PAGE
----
Repetitive, severe marine heat waves are disrupting the Great Barrier Reef's ability to regrow with a similar abundance and mix of species as before, a new study warns. The paper, published in Nature Wednesday, depicts a vast, complex reef ecosystem that is on the verge of "ecological collapse."
Why it matters: The Great Barrier Reef is the word's largest coral reef ecosystem, spanning 1,400 miles from north to south off the eastern coast of Australia. The new results add to a series of grim findings about just how vulnerable this reef community, long viewed as too big to fail.
- The new findings also raise the provocative question of what healthy coral reefs will look like in the future, if they exist at all, as ocean waters continue to heat up from human-caused global warming.
What they did: For the study, researchers at Australia's Center of Excellence for Coral Reef Studies examined coral reproduction, or spawning, rates from one year to the next, by combining years of in situ measurements out on the Great Barrier Reef.
- Researchers compared spawning behavior in years prior to the marine heat waves that struck two-thirds of the reef in 2016 and 2017 against what happened immediately following the heat waves. Such heat waves are also known as coral bleaching events for their tendency to turn corals a ghostly white as heat stress causes organisms to kick out symbiotic algae that lends corals their vibrant colors.
- The study found that such heat events compromise the reef's capacity to recover by causing a sharp plunge in reproduction rates.
- By killing adult corals, the heat waves slashed the rate of reproduction and skewed the balance between coral species.
- According to the study, the number of new corals settling on the Great Barrier Reef declined by 89% following the assault on adult corals in 2016 and 2017.
- One species, Acropora, which establishes branching and table coral, declined by 93% compared to prior, non-heat wave years.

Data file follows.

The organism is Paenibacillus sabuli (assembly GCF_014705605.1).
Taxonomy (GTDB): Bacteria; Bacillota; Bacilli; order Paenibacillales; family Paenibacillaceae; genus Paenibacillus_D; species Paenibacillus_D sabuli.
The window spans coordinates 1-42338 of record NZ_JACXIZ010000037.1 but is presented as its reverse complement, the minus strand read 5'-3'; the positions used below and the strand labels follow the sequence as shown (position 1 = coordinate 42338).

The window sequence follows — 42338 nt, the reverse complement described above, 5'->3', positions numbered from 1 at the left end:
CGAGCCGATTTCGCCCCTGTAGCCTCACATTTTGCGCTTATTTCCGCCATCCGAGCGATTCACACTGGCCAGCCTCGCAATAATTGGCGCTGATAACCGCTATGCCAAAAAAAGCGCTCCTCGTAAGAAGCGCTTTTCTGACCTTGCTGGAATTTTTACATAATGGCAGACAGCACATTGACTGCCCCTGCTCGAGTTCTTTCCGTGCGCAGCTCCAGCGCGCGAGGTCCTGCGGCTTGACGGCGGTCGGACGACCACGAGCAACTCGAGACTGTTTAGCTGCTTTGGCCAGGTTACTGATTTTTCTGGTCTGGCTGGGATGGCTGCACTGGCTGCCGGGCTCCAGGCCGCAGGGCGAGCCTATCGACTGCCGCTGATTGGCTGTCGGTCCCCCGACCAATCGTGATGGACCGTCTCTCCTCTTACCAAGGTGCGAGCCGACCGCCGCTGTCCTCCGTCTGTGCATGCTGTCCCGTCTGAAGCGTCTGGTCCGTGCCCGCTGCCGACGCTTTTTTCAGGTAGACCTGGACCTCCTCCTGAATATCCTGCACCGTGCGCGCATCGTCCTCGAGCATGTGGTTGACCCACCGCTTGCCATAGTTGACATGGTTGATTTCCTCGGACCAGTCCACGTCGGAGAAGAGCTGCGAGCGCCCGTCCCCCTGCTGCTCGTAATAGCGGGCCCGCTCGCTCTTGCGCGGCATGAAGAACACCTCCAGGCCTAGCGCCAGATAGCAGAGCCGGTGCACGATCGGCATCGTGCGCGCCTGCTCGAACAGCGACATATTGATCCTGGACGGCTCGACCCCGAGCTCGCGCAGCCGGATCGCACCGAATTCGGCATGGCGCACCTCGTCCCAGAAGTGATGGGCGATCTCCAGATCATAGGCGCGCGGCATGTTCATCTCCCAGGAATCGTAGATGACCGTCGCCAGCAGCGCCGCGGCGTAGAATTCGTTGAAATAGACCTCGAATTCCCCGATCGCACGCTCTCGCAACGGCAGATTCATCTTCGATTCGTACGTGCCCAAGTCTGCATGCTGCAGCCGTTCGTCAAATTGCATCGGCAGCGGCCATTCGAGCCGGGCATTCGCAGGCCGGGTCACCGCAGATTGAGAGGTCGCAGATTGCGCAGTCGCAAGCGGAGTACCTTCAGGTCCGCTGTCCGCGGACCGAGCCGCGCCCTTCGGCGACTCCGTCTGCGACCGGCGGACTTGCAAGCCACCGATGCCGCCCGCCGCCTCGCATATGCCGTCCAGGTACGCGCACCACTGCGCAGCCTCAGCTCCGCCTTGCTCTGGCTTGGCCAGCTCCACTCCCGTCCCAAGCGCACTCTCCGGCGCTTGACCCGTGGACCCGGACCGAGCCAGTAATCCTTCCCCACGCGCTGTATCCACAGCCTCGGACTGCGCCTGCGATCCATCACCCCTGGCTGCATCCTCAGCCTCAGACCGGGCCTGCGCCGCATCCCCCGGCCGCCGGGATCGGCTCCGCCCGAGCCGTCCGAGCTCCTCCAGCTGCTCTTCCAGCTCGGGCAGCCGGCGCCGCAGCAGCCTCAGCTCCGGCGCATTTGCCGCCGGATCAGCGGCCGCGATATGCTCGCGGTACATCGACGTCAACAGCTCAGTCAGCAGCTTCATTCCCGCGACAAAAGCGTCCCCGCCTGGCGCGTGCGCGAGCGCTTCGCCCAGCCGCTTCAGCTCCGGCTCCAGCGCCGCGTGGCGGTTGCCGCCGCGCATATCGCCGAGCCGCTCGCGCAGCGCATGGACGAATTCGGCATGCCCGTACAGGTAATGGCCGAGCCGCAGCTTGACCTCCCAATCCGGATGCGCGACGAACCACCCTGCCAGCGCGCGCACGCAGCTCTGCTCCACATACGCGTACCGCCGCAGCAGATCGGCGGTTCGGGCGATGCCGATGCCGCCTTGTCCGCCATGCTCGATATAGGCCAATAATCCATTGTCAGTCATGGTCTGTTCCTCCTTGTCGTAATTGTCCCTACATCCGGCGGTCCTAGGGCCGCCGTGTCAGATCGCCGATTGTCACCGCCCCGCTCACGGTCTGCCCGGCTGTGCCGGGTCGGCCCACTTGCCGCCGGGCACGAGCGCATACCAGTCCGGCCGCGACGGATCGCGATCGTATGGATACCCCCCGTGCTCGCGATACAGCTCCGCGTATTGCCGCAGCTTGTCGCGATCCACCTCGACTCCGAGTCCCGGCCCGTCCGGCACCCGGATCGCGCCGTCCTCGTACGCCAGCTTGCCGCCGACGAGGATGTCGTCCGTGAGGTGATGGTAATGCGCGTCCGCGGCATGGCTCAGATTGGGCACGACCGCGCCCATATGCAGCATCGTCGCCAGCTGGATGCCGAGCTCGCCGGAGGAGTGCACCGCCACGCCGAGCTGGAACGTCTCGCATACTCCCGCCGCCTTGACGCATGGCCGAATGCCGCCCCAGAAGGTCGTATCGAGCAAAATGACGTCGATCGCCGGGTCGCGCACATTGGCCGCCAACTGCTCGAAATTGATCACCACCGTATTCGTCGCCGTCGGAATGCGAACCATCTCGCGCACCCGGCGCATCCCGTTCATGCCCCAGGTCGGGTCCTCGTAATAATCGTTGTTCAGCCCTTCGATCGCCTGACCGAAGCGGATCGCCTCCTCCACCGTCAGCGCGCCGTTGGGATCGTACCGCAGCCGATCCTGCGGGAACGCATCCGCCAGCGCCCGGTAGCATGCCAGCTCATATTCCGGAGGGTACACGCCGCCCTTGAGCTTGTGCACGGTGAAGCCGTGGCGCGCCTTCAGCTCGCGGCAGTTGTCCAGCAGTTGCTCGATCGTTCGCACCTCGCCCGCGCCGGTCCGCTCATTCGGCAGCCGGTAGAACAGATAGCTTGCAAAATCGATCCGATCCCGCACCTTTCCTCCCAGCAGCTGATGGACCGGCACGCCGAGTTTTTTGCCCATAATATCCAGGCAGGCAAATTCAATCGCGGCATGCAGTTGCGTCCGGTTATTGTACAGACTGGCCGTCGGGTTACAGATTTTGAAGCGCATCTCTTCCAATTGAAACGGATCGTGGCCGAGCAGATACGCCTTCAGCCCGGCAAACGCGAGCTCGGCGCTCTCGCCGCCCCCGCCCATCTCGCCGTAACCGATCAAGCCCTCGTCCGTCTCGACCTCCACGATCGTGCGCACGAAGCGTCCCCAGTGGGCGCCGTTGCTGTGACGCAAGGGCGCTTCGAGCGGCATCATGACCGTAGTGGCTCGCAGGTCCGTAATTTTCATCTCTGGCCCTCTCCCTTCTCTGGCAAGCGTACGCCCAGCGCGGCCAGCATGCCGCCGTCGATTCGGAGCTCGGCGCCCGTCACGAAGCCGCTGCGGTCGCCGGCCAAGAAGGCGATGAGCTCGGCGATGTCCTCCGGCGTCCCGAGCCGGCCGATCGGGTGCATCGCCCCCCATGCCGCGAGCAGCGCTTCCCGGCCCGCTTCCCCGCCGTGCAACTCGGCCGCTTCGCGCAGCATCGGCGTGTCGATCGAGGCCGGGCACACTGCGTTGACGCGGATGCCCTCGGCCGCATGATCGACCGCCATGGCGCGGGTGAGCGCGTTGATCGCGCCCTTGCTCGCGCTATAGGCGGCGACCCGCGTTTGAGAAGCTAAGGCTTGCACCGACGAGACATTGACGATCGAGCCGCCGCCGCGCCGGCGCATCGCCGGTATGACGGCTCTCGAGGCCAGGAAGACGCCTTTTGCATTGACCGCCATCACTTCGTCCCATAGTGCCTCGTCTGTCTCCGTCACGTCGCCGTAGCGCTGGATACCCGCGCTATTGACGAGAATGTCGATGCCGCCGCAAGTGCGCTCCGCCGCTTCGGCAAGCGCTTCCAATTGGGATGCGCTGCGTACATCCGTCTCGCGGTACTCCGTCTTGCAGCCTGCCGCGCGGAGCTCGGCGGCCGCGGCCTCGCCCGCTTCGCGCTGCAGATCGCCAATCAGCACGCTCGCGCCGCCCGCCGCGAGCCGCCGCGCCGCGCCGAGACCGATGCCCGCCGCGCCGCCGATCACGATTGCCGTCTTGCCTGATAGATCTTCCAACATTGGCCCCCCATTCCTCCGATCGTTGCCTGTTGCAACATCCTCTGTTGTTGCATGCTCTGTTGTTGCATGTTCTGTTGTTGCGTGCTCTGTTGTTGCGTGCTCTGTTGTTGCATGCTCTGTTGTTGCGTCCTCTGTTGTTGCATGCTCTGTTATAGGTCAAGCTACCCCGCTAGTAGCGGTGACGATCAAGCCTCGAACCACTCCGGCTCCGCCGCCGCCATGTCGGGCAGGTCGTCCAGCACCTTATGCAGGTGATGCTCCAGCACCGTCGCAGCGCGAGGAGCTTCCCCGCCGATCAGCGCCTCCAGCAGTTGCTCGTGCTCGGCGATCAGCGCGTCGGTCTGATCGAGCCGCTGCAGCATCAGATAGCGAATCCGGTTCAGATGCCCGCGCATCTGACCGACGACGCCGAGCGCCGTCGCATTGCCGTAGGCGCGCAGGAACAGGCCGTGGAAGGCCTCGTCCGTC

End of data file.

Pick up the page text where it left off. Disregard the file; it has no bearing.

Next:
What they're saying: The increased frequency of bleaching events means that more corals could perish before they can recover.
"One more large scale bleaching event in the next few years and it could be curtains" for many parts of the Great Barrier Reef, study co-author Andrew Baird, of James Cook University in Australia, tells Axios via email.
- But the new study is just one snapshot of the reef's damage right after a massive shock.
But, but, but: Severe coral bleaching events mean that the surviving corals may be more heat-tolerant and could survive future events, if they're allowed to mature first.
Madhavi Colton, program director with the nonprofit Coral Reef Alliance, says she's eager to see what happens with coral recruitment (the process by which coral larvae attach themselves to existing coral) beyond just a single year after the bleaching events.
- “I would be interested in seeing if this trend holds up, then we should be more alarmed than we are with one very bad year,” she tells Axios.
The bottom line: According to Kim Cobb, a climate scientist and coral expert at Georgia Tech, the future of the world's reef ecosystems will look nothing like what we've known. “Will they ever get back to where they were before these events happened? Probably not," she says.
"Will they look very, very different? Will there just be a different kind of reef there, will they have a different functionality? Maybe yes.” She added, though, that the outlook for the world's reefs is "pretty bleak."